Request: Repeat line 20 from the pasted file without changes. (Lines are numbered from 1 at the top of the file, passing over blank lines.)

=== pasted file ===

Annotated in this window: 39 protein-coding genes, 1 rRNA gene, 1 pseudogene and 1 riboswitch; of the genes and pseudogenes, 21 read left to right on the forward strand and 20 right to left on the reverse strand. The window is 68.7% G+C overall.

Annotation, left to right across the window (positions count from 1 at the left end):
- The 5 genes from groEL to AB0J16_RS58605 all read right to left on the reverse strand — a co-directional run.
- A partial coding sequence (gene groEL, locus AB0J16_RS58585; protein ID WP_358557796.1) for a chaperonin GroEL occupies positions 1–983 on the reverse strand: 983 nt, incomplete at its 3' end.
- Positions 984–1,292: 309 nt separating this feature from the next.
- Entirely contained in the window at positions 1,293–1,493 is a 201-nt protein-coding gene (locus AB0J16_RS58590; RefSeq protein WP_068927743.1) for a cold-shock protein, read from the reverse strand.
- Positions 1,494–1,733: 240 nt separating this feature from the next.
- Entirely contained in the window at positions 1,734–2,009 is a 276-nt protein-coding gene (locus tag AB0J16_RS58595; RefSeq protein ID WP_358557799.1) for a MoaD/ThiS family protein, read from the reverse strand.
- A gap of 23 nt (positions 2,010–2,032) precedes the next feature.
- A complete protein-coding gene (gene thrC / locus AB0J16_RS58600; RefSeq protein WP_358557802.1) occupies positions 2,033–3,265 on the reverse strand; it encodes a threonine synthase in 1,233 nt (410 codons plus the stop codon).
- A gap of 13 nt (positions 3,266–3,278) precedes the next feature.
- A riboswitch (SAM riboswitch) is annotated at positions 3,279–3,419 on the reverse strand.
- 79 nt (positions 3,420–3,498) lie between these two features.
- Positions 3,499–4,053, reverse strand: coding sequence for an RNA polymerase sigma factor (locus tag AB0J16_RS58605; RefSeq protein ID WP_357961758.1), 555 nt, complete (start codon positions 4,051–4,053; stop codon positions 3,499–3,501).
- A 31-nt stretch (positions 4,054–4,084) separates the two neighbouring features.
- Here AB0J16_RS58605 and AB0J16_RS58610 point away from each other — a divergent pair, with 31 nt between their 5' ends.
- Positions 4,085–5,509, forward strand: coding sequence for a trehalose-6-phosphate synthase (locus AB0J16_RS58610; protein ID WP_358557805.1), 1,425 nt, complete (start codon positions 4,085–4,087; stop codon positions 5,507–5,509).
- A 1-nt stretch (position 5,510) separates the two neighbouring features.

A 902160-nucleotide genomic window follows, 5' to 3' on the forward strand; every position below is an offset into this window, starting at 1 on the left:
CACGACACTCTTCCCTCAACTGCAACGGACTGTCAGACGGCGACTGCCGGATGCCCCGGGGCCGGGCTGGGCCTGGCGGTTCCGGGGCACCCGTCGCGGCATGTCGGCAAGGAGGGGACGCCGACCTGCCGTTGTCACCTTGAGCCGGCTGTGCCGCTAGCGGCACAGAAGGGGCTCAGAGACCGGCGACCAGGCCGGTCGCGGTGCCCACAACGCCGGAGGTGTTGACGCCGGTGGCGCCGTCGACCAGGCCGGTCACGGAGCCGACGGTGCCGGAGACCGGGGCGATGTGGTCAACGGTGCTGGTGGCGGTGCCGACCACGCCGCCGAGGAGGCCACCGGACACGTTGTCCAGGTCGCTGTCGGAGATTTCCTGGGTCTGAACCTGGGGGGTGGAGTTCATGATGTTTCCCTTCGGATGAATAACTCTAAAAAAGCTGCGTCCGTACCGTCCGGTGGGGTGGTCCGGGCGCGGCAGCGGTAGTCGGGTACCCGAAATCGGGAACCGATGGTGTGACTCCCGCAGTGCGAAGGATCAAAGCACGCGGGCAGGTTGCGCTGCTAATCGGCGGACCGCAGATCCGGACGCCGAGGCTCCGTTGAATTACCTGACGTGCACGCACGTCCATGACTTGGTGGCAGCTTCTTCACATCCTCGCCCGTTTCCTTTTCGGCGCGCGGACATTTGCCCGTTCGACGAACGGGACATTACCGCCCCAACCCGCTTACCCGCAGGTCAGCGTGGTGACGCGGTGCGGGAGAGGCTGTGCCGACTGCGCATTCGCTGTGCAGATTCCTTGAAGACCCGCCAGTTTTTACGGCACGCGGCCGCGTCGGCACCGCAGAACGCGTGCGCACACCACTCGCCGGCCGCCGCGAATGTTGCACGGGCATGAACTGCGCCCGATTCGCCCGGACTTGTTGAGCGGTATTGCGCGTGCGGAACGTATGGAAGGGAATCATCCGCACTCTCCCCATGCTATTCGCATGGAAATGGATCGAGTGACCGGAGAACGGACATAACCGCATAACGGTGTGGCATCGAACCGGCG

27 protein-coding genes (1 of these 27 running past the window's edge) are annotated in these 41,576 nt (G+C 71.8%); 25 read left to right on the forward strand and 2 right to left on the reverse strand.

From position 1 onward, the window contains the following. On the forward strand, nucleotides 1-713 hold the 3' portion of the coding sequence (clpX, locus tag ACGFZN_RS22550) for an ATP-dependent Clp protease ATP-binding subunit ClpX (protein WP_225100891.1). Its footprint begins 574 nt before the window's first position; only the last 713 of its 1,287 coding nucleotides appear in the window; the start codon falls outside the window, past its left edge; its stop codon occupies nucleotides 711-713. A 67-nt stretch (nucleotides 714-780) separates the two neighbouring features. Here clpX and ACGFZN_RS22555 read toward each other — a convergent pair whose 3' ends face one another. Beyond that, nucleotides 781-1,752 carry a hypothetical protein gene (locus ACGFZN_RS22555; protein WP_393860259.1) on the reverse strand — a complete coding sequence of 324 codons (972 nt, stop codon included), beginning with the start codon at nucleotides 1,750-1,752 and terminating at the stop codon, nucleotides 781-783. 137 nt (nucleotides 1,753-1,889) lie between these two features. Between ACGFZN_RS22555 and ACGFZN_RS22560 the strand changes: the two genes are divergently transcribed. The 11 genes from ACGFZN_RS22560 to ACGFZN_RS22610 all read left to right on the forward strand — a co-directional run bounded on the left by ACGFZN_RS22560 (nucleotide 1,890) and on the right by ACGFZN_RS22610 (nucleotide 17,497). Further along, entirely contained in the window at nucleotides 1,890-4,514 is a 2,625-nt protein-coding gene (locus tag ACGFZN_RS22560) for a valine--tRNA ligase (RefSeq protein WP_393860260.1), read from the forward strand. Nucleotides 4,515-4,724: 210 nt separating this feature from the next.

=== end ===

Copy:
CACGACACTCTTCCCTCAACTGCAACGGACTGTCAGACGGCGACTGCCGGATGCCCCGGGGCCGGGCTGGGCCTGGCGGTTCCGGGGCACCCGTCGCGGCATGTCGGCAAGGAGGGGACGCCGACCTGCCGTTGTCACCTTGAGCCGGCTGTGCCGCTAGCGGCACAGAAGGGGCTCAGAGACCGGCGACCAGGCCGGTCGCGGTGCCCACAACGCCGGAGGTGTTGACGCCGGTGGCGCCGTCGACCAGGCCGGTCACGGAGCCGACGGTGCCGGAGACCGGGGCGATGTGGTCAACGGTGCTGGTGGCGGTGCCGACCACGCCGCCGAGGAGGCCACCGGACACGTTGTCCAGGTCGCTGTCGGAGATTTCCTGGGTCTGAACCTGGGGGGTGGAGTTCATGATGTTTCCCTTCGGATGAATAACTCTAAAAAAGCTGCGTCCGTACCGTCCGGTGGGGTGGTCCGGGCGCGGCAGCGGTAGTCGGGTACCCGAAATCGGGAACCGATGGTGTGACTCCCGCAGTGCGAAGGATCAAAGCACGCGGGCAGGTTGCGCTGCTAATCGGCGGACCGCAGATCCGGACGCCGAGGCTCCGTTGAATTACCTGACGTGCACGCACGTCCATGACTTGGTGGCAGCTTCTTCACATCCTCGCCCGTTTCCTTTTCGGCGCGCGGACATTTGCCCGTTCGACGAACGGGACATTACCGCCCCAACCCGCTTACCCGCAGGTCAGCGTGGTGACGCGGTGCGGGAGAGGCTGTGCCGACTGCGCATTCGCTGTGCAGATTCCTTGAAGACCCGCCAGTTTTTACGGCACGCGGCCGCGTCGGCACCGCAGAACGCGTGCGCACACCACTCGCCGGCCGCCGCGAATGTTGCACGGGCATGAACTGCGCCCGATTCGCCCGGACTTGTTGAGCGGTATTGCGCGTGCGGAACGTATGGAAGGGAATCATCCGCACTCTCCCCATGCTATTCGCATGGAAATGGATCGAGTGACCGGAGAACGGACATAACCGCATAACGGTGTGGCATCGAACCGGCG